Five things not to say to those who suffer from infertility problems
Jennifer L. Gordon
Assistant professor, psychology, University of Regina
In Canada, one couple in six experiences a problem of infertility, defined as the absence of pregnancy after at least 12 months of unprotected sex.
Infertility is a source of stress. The research shows that the level of distress of persons suffering from infertility is comparable to that of patients with cancer. The rates of depression and anxiety are high, in particular among women, who bear the largest part of the physical burden associated with fertility treatments, with ultrasounds and frequent self-injections of hormones, among other procedures, invasive and painful.
As a clinical psychologist and researcher specializing in women’s mental health, I focused on the support the women suffering from infertility need to cope with their situation.
It appeared to me clearly, in the context of my work, that one of the main sources of stress is the stream of comments and advice which is inappropriate what do the people who are struggling against infertility. The results of our latest study are in line with this direction and suggest that women who seek social support to cope with their problem of infertility end up feeling a distress even greater.
It is clear that some public education is necessary. It is with the help of the research advisory group on infertility in my team (six women who have personal experience with infertility) that I’ve identified the five things not to say to someone struggling with infertility.
1. Relax and it will happen all alone
This is by far the comment that people struggling with infertility to hear more often, even if there is no clear evidence that stress contributes to infertility.
However, the study concludes very clearly that a diagnosis of infertility is, in itself, a source of stress. It must not, therefore, from the principle that it is the anxiety that has led to the infertility – it is without doubt, quite the contrary. It is probable that originally, the person struggling with a problem of infertility has been very positive and full of hope, and of the months, or even years, of failure to be at the origin of the stress that she lives today.
2. Have you tried to put you head down for the love ? Not to eat dairy products ? And so on…
Most of these remedies of grandmothers are not based on any credible research. In addition, these tips are often provided without knowledge of the situation of the person concerned.
Imagine that you are diagnosed with a disease that makes the design very difficult, as you have undergone three IVF cycles which have failed and that you have had several miscarriages. Now imagine how it would be offensive and frustrating to hear that ” if only you had removed the dairy, you’d be pregnant a long time ago “. It is better, when you don’t know the full context, refrain from giving advice. And even if we know it, it is better to let the doctor of the person to decide what is going to help to get pregnant.
3. Don’t you worry ! I have friends who couldn’t conceive, and IVF has worked for them !
The prognosis of infertility varies greatly depending on the particular circumstances of each couple : the age, diagnosis, history, reproductive, and hormone levels are all major factors in the success of a treatment. And, unfortunately, the fact that a friend of a friend of a friend has fallen pregnant through IVF (in vitro fertilization) means nothing to the person who lives a fertility problem.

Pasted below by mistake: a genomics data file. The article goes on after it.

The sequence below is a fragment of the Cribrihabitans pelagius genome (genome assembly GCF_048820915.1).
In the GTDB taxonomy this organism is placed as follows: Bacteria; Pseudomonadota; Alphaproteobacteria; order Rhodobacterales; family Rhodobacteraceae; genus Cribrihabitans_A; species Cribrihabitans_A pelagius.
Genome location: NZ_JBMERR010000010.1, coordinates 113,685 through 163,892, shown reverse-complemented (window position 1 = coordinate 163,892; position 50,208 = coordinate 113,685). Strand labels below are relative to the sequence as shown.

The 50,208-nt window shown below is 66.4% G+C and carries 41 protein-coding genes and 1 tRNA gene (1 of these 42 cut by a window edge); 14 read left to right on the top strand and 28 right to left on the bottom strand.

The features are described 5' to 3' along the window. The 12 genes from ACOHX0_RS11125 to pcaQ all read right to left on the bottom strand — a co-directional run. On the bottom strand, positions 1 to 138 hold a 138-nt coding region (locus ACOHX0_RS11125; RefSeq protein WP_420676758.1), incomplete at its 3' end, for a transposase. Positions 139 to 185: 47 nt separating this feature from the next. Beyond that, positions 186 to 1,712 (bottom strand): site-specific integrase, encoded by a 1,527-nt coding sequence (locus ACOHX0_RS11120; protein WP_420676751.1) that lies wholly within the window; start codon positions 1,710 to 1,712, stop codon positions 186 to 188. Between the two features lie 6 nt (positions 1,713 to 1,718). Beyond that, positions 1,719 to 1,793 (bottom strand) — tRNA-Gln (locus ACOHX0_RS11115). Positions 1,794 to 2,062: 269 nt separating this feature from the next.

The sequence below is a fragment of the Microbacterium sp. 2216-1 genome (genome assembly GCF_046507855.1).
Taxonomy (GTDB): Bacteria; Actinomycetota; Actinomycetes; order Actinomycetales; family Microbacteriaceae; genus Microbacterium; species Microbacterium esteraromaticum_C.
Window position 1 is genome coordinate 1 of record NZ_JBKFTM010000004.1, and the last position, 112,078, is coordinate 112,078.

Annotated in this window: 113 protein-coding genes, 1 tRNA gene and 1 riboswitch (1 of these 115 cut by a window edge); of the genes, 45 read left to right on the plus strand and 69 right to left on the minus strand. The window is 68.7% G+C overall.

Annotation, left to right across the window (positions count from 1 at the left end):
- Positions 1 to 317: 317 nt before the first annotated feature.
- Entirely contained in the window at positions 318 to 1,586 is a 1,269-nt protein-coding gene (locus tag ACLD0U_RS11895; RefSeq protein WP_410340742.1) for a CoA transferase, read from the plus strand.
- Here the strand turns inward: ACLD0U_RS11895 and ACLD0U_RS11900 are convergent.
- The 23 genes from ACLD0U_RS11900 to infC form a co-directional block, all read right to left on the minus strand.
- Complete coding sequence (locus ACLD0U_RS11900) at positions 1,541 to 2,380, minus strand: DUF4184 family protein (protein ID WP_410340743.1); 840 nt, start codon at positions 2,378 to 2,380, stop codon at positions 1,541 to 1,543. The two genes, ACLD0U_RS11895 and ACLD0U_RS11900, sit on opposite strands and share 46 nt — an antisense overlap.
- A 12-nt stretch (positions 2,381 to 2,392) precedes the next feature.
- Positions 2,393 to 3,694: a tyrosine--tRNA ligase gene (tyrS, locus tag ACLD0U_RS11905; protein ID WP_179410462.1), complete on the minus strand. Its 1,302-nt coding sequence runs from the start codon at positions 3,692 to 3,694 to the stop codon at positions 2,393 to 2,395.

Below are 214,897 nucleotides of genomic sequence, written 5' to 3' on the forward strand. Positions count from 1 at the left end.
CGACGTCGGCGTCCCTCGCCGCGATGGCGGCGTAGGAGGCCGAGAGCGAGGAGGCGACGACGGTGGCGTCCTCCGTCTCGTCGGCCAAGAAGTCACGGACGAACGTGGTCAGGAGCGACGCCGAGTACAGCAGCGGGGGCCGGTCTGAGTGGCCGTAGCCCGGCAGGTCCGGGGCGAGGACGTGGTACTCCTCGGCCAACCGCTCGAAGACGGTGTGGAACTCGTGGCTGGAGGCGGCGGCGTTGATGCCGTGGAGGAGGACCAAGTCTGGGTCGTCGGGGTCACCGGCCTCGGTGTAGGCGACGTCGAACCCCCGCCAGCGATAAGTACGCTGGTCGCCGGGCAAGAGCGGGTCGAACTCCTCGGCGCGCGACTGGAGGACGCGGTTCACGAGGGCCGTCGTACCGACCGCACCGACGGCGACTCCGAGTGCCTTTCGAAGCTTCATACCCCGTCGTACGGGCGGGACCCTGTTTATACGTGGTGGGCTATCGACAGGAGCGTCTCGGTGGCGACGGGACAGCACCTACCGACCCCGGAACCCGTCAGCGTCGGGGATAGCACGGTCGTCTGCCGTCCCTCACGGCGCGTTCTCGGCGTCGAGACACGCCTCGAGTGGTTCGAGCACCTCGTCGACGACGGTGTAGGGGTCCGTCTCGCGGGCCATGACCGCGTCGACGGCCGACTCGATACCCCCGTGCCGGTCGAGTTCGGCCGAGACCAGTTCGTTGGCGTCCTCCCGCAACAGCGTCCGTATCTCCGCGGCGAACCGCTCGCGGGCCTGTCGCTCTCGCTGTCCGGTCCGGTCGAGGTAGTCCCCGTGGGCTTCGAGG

4. Are you sure you·e wanted children ? Here, take mine !
Children can be exhausting, and it is a relief to talk about difficult moments with friends, also parents. But in the presence of a person who fails to conceive, it must be remembered that she would give everything to know the same exhaustion. Even said on the tone of the joke, this kind of sentence can be perceived as insensitive and inappropriate.
5. You have only to consider adopting. There are lots of children looking for a loving home
Adoption is anything but simple. It can be incredibly costly, time-consuming and exhausting on the emotional level. Waiting lists can range from five to ten years, the costs can exceed $ 30,000 and must undergo multiple evaluations in parenting skills. It is therefore a very important decision that requires careful thought.
So, what does it say ?
Infertility involves grief of a child that the person may or may not have ever. One should think of the attitude we adopt to people who live in other types of bereavement, such as a friend whose spouse died, for example. We would never go to say to him : “I know that you just lost your husband, but try to relax “or :” I will let you have mine!!! “He seems to be rather something like :” It must be really difficult for you “or even :” If you need to talk, I’m here. “
You can also ask the person what they can do about it. Some like to talk about each of the stages of their fight against infertility, while others prefer to avoid the topic and get distracted. There is, therefore, not wrong to ask what is the best way to provide support.
Last faux pas to avoid : ask people when they think of having children. There are many people facing infertility who choose not to talk about it. This question, innocent in appearance, can be a real heart-breaking for those who are struggling in secret against infertility… so, might as well not ask it.
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This text first appeared on the site of the franco-canadian of The Conversation. Reproduced with permission.